Most of Death Valley's climate zones are harshly limiting to plants and animals, but they are diverse nevertheless. Within the park, elevations range from 282 feet below sea level (Badwater, the lowest point in the Western Hemisphere) to 11,049 feet above sea level (Telescope Peak, blanketed by snow during winter and early spring). Little sign of life is found at the lowest elevations; any groundwater is highly saline and supports predominantly algae and bacteria. One notable exception is the unique desert pupfish, an ancient species that has slowly adapted to Death Valley's increasingly harsh conditions. In the spring, you can see the tiny fish in the marshes of Salt Creek, halfway between Furnace Creek and Stovepipe Wells, where a boardwalk lined with interpretive plaques allows an up-close look.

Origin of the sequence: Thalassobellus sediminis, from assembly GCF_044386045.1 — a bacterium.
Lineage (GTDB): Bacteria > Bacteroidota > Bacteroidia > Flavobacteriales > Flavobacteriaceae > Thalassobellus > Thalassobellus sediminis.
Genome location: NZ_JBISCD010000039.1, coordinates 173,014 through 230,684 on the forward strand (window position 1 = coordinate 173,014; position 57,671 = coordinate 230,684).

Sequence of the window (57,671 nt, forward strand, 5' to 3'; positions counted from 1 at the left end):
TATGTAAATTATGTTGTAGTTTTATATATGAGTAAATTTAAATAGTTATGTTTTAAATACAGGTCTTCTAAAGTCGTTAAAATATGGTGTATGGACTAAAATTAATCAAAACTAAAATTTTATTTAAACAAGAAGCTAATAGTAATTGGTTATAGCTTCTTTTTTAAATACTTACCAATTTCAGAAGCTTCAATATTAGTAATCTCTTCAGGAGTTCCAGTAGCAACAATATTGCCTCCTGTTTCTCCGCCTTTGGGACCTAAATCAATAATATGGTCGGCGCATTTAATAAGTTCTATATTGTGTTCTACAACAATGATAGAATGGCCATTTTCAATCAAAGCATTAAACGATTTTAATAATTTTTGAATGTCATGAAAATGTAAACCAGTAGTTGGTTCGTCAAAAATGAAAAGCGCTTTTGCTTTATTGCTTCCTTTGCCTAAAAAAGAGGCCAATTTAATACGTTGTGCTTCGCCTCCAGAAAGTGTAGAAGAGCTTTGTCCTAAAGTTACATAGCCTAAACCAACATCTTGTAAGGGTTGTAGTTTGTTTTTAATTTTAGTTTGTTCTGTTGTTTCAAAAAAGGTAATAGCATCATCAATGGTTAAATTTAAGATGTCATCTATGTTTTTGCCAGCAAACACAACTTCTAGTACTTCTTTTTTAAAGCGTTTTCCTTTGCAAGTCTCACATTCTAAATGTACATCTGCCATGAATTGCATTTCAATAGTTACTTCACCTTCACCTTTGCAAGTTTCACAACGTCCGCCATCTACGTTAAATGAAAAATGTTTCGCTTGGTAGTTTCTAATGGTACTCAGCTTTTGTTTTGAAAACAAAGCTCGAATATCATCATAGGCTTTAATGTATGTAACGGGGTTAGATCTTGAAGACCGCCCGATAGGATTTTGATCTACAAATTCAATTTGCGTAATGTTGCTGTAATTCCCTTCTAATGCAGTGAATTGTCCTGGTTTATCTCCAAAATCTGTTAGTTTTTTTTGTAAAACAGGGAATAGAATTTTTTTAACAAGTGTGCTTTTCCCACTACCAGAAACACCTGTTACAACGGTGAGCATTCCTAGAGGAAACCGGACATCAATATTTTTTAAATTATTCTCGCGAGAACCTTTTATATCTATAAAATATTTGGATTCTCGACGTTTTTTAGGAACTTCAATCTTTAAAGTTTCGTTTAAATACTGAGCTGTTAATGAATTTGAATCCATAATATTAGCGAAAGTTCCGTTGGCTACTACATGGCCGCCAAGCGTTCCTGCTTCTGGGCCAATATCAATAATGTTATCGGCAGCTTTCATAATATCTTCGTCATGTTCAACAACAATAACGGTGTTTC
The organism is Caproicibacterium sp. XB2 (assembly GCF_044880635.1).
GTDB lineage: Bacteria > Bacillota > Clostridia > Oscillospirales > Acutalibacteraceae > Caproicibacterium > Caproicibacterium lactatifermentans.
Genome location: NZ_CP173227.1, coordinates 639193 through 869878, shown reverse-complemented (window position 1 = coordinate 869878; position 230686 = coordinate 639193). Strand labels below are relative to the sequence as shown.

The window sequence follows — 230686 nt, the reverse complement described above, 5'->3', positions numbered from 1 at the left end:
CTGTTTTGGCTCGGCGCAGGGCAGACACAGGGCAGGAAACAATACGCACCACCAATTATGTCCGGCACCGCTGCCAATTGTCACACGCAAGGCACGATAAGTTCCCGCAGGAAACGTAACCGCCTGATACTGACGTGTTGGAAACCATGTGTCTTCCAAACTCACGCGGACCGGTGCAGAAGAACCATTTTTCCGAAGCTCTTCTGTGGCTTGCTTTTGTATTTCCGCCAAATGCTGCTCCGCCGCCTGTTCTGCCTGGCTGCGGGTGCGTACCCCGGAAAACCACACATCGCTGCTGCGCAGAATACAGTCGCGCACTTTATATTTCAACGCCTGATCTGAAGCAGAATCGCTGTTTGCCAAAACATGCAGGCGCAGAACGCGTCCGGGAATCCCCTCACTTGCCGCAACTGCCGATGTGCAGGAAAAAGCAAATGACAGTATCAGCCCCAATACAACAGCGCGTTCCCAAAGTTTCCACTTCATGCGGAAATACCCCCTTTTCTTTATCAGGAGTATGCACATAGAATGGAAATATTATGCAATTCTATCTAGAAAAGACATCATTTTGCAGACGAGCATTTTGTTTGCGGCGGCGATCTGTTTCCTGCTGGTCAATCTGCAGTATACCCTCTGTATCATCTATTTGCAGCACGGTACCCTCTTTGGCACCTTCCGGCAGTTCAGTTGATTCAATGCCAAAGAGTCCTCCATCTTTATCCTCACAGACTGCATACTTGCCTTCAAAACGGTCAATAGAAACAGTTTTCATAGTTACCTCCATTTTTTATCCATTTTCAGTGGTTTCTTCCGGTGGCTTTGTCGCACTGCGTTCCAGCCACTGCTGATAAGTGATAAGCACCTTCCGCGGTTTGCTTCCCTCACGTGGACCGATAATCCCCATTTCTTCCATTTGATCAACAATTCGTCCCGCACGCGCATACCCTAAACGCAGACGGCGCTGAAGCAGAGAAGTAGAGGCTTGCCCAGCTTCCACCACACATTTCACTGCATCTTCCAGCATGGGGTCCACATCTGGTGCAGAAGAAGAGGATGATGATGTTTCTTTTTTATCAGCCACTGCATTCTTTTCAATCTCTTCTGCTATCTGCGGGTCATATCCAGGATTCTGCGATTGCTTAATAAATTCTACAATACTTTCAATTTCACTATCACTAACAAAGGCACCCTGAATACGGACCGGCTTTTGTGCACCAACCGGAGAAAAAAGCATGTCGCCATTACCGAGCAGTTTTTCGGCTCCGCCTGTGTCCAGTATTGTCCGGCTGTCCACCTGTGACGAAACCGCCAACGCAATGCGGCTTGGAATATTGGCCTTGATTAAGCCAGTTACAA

Hardy desert shrubs such as mesquite, creosote, and arrowweed flourish wherever there's groundwater below or snowmelt trickling from above. You have to look closely to see the surprising number of small mammals and birds that live at the lower elevations (from below sea level to 4,000 ft.); rabbits, rodents, bats, snakes, roadrunners, and even coyotes all get by on very little water. At the higher elevations, where pinyon and juniper woodlands blanket the slopes, animals are more plentiful and can include bobcats and mule deer. Elusive bighorn sheep are found on rocky slopes and in desert canyons. Above 10,000 feet, look for small stands of bristlecone pine, the planet's longest-lived tree; some specimens on Telescope Peak are more than 3,000 years old.

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